To what can I compare Scott Pilgrim vs. The World? Shall I compare it to director Edgar Wright’s previous efforts? It is neither as funny and warm as Shaun of the Dead nor as funny and gruesome as Hot Fuzz.
Visually, it makes brilliant use of the vocabulary of not-so-much comic books (that we’ve seen many times before), but video games. The Beach and Speed Racer are its forefathers. But it takes, as Sin City and 300 did with graphic novels, the metaphor to another level.
In fact, the film, written by Wright and Michael Bacall based on the comic book by Brian Lee O’Malley, is premised upon the metaphor of levels. As the tagline goes, to date cool chick Ramona (Mary Elizabeth Winstead), Scott Pilgrim (Michael Cera) must defeat her seven evil exes. Each evil ex is like a boss, with his or her own special unrealistic brand of powers; each one leaves a pile of coins on the floor when defeated.
As whiz-bang cool as the visuals are during Scott Pilgrim’s battles, the fight scenes are the dullest part of the film. I much preferred the snappy banter between the young comedian cast — Scott’s bandmates, his rebound girlfriend Knives Chau (Ellen Wong), his gabby sister (Anna Kendrick) — to the action scenes, even if they did feature some memorable cameos from the likes of Chris Evans, Brandon Routh, Jason Schwartzman & Cera’s former t.v.-girlfriend Mae Whitman.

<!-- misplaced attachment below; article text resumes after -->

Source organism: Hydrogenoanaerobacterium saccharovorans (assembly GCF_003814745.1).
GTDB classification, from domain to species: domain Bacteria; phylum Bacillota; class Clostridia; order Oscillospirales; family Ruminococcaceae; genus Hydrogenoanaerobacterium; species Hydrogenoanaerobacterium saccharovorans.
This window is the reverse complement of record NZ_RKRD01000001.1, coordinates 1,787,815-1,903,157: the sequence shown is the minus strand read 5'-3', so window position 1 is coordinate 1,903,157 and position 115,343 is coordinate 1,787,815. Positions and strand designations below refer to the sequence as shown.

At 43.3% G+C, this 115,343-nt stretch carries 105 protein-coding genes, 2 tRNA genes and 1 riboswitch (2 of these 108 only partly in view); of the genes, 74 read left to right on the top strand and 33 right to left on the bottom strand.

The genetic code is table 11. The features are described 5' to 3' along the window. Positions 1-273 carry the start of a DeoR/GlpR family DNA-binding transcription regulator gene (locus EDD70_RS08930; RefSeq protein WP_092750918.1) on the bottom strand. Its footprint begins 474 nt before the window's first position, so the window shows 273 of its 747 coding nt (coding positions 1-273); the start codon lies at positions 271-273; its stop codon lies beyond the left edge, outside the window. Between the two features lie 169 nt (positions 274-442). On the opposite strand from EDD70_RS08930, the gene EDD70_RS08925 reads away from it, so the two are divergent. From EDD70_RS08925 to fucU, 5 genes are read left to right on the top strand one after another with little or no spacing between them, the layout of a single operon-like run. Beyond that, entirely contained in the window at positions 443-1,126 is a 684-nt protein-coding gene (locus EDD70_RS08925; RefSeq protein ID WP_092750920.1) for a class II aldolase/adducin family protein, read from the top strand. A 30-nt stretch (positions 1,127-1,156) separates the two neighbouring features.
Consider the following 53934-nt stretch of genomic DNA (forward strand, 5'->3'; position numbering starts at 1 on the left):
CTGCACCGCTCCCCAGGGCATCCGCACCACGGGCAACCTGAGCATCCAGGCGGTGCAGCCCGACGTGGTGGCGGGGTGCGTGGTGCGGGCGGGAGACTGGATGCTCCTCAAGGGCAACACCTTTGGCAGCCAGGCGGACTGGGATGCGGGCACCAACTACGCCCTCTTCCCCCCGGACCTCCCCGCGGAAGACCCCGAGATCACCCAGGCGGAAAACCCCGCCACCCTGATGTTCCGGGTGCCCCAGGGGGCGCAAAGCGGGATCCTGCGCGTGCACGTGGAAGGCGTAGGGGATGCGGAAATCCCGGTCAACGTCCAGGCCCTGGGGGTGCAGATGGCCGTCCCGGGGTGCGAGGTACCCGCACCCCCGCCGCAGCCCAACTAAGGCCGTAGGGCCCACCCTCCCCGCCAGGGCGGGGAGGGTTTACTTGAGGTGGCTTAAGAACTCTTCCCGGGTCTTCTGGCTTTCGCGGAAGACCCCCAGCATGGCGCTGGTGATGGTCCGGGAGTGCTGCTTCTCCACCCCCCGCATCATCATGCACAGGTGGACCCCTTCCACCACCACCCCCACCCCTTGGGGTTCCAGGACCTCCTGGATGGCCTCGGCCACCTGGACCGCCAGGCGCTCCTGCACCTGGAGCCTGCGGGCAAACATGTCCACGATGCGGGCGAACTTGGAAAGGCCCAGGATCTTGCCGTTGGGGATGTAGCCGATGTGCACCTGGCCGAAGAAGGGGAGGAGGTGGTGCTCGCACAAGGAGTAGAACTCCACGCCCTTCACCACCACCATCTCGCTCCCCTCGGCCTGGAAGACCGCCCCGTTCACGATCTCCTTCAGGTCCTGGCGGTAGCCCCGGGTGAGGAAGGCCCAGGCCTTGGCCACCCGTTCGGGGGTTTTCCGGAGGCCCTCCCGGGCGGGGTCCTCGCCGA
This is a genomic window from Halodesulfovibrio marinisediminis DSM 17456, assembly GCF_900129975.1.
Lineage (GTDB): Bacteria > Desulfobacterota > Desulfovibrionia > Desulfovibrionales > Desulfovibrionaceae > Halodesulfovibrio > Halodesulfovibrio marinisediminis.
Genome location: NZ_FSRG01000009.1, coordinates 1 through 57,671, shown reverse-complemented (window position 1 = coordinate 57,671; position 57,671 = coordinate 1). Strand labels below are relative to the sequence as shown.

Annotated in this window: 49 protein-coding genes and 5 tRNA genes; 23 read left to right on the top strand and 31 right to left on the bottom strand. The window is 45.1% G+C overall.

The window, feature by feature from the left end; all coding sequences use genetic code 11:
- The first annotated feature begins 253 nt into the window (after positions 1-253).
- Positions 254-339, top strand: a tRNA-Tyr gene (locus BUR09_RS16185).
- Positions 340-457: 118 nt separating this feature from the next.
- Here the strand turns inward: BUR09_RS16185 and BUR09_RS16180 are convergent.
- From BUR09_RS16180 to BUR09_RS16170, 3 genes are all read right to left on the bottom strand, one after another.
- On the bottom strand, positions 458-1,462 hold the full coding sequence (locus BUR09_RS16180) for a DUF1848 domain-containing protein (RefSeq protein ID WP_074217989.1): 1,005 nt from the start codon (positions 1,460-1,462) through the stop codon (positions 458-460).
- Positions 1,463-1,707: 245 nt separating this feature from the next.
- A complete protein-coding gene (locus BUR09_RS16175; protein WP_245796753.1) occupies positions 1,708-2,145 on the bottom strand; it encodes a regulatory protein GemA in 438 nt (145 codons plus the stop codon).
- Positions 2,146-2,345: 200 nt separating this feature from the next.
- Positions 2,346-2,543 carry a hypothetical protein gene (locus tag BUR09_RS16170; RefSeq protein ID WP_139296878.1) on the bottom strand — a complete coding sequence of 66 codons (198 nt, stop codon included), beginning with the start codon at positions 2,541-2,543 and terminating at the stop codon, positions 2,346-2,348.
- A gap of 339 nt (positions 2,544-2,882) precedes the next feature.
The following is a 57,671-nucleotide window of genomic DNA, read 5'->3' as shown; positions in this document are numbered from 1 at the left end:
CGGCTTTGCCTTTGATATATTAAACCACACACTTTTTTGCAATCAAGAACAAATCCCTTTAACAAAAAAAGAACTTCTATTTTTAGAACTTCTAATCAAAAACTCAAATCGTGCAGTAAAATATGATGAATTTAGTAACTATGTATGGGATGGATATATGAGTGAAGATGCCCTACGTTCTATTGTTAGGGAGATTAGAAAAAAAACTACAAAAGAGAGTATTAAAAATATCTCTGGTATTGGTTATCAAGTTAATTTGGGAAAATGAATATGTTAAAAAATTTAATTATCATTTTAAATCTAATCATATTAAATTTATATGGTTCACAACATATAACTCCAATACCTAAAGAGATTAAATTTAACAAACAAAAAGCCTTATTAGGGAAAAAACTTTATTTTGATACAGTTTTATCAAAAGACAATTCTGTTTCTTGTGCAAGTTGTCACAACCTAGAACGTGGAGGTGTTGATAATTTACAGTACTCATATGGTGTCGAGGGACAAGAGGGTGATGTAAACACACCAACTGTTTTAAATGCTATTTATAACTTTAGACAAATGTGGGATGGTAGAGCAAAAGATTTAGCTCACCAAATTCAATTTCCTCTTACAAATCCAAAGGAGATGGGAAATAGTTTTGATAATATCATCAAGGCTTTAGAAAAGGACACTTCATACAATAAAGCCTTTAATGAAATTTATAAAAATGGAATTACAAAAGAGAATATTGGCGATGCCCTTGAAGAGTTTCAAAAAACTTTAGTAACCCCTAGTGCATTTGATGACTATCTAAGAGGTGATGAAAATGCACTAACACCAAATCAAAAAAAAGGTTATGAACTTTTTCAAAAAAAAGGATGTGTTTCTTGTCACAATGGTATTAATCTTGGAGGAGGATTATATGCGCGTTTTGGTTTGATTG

While Kieran Culkin was quite funny as Scott’s “gay roommate,” I’m a bit sick of these hipster comic book movies’ adolescent glee in exploiting homophobia for laughs. (See also Kick Ass.)
If you haven’t seen the trailer, there may be enough plot to the film to surprise you. If not, I guess your enjoyment will revolve around how much you like Michael Cera’s sad-sack line deliveries and Wright’s visual cleverness. While I enjoyed them greatly, the film never got its tongue out of its cheek enough to deliver any emotional connection. Cera’s Scott is kind of a self-interested jerk; and I didn’t get the sense that Winstead’s Ramona cared very much about him either.
If I had to compare Scott Pilgrim to another film, I guess I’d pick the Jean-Luc Goddard-directed Breathless. It’s about two young people in love, and features extreme editorial editorializing. Which is not to say that Scott Pilgrim has the heart to become a classic in the same way. Next time, Edgar, less graphics, more story. The script simply runs out of quarters: Game Over.